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Don Lewis, Massachusetts Audubon Society,
Fox Island Wildlife Management Area

Loose Ends — 23 September 2001

As the hatching season begins to tail off out here at the end of the terrapin universe, it affords an opportunity to close out some of the open stories from earlier in the season.  The first one began on the morning of 28 June when Adriana and Carol from our Terrapin Field School spotted Turtle 760 as she laid her nest in the middle of Stearns Road (see Terrapin Field Shool Wraps Up — 29 June 2001).  You may recall they waved down a large truck heading down the road, rescuing both terrapin and nest.  Number 760 had already survived one traumatic encounter with a vehicle when she was run over on 3 July 1999.

Nest 103 hatched on 15 September with 14 perfect terrapin babies.  Another great save for the Field School Class of 2001.

That same 28 June morning, Terrapin 268 crawled out of the Fox Island marsh to lay Nest 104 in a sandy dune on Indian Neck.  Another team from the Field School spotted her and marked the nest for follow-on observation and protection.  On 22 September we noticed a surface disturbance under the predator excluder cage, obviously reflecting movement in the egg chamber below.  Excavating, we found a broil of activity — seven hatchlings en route to the surface and six more pipped or pipping.

On the afternoon of 2 July, Terrapin 120 laid her nest in the driveway of Tom and Pam Murphy on the top of a steep hill overlooking Lieutenant Island’s Turtle Pass (see Continuity — 2 July 2001).  Seventy-six days later on 16 September, we held an impromptu hatching party to check the status of Nest 114.  With a couple dozen neighbors to cheer and assist, we discovered 11 hatchlings lined up in the escape tunnel and one viable egg still not pipped.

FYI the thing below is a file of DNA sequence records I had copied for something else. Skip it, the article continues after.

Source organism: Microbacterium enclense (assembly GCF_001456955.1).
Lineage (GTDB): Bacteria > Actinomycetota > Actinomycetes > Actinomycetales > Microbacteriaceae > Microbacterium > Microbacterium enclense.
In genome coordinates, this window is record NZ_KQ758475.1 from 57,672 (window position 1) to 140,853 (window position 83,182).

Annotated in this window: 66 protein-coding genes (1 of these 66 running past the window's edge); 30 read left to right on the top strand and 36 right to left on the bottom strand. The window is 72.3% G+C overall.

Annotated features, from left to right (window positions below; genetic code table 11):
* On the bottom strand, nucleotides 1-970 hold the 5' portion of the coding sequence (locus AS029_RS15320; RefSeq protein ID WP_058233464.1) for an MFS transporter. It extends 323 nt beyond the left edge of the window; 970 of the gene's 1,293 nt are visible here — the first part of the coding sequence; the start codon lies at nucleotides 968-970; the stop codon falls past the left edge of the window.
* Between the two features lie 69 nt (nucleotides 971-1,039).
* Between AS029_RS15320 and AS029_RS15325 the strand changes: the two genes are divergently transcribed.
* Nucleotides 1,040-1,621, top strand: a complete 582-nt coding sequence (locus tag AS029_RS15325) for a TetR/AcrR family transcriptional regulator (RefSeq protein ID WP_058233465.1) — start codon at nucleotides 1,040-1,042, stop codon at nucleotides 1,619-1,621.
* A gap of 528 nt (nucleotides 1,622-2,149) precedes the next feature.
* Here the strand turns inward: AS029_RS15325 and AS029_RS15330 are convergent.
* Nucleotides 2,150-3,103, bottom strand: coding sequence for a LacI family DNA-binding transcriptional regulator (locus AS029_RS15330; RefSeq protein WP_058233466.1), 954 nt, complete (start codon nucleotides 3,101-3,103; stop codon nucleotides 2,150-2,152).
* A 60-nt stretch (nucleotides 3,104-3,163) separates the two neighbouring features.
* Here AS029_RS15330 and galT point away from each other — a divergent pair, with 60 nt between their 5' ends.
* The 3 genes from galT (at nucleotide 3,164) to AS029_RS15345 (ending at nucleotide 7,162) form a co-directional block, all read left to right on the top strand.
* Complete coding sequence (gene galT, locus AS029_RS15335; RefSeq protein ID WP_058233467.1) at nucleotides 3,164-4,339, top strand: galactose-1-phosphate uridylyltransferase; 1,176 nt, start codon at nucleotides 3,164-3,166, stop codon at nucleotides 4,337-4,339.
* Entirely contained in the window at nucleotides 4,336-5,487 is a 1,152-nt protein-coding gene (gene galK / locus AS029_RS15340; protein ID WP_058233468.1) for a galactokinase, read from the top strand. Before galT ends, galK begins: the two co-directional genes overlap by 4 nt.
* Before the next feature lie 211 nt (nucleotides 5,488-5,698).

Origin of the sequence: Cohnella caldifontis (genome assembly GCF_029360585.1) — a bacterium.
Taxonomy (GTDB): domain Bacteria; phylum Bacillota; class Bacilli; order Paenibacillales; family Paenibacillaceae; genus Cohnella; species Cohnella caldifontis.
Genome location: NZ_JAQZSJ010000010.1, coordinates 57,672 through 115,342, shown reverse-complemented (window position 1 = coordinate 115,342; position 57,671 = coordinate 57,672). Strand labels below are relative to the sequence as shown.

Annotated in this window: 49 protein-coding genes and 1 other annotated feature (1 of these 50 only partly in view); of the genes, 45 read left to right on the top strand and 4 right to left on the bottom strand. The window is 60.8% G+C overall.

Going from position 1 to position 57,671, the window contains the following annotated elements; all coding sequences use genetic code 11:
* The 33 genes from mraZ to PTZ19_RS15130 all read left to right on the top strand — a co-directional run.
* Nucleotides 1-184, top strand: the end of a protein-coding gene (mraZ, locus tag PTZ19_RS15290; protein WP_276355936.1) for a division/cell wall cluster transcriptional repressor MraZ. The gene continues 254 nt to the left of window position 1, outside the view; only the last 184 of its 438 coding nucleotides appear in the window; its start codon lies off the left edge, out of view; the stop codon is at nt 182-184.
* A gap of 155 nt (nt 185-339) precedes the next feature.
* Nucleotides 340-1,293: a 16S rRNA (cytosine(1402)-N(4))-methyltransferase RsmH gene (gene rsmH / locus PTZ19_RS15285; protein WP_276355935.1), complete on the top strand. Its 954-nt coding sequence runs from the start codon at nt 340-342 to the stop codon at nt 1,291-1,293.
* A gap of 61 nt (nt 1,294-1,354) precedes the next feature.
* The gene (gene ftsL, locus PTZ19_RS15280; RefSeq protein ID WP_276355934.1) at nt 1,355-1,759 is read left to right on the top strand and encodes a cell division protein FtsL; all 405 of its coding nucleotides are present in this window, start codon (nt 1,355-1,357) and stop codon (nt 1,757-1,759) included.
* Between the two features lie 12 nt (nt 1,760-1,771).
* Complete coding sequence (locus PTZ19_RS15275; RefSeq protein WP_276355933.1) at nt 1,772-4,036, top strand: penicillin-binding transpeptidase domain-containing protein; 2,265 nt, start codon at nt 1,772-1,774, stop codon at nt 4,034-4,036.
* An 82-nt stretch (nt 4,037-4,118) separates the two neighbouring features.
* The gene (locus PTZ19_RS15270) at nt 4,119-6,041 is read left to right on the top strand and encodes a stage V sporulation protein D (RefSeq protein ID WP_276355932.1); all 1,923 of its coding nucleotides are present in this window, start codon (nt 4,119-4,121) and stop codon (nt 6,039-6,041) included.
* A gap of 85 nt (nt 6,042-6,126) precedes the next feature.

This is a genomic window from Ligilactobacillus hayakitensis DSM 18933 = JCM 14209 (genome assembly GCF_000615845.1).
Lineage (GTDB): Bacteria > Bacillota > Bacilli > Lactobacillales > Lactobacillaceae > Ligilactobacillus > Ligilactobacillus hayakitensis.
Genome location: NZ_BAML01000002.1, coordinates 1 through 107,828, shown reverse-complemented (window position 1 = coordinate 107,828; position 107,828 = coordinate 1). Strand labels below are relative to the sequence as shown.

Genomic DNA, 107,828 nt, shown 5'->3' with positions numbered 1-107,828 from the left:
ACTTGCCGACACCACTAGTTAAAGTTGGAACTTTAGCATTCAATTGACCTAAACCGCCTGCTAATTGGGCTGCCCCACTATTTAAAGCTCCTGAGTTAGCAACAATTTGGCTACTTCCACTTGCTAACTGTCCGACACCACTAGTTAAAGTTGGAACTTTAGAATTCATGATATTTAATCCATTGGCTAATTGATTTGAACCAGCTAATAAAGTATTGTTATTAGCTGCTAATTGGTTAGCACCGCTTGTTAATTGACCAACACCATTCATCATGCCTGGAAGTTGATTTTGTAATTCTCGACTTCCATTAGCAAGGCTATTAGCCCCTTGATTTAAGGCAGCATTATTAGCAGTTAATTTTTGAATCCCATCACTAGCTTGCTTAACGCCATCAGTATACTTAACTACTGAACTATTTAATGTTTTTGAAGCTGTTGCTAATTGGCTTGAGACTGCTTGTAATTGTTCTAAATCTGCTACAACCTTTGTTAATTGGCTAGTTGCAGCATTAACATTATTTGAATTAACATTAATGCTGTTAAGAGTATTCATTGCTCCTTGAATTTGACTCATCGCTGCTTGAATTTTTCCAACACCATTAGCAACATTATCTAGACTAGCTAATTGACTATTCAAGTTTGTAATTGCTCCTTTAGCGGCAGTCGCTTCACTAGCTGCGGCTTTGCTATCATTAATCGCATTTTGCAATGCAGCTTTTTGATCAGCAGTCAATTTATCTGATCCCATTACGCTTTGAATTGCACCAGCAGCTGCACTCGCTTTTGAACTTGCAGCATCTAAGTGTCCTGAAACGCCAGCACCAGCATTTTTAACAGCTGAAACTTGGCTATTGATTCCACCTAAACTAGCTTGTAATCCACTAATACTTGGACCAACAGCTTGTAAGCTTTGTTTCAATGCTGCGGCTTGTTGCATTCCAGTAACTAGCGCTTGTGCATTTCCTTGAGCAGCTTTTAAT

Finally, Nest 129 was laid on the evening of 5 July by Terrapin 363.  A resident had spotted her nesting in the middle of E Street and waved me down as I patrolled Lieutenant Island (see New Friends and Old — 5 July 2001).  Her nesting run had been disturbed by traffic, and she returned to the bay with two eggs still inside her.  And, as reported back then, #363 displayed a newly cracked carapace, probably resulting from an encounter with a vehicle during her first nesting run of the year sometime in mid-June.

A new cottage is being erected within a couple of hundred feet of this nest, and now that the foundation is complete, large trucks have begun to make deliveries of heavy building material.  I spotted an 18-wheeler heading toward the site early on 20 September and decided the better part of valor was to excavate the nest before it suffered the same fate of several other roadway nests this summer.  I was especially concerned because #363 digs very shallow nests.  Last summer I had relocated her nest from F Street because the top egg was protruding from the hole.  Whatever the rationale, she’s now the mother of seven more beautiful hatchlings whom I pray will NOT adopt their mother’s habit of digging shallow nests in the middle of dirt roads.  But just in case, I know the next generation Paludal Posse will be on hand to assist as needed.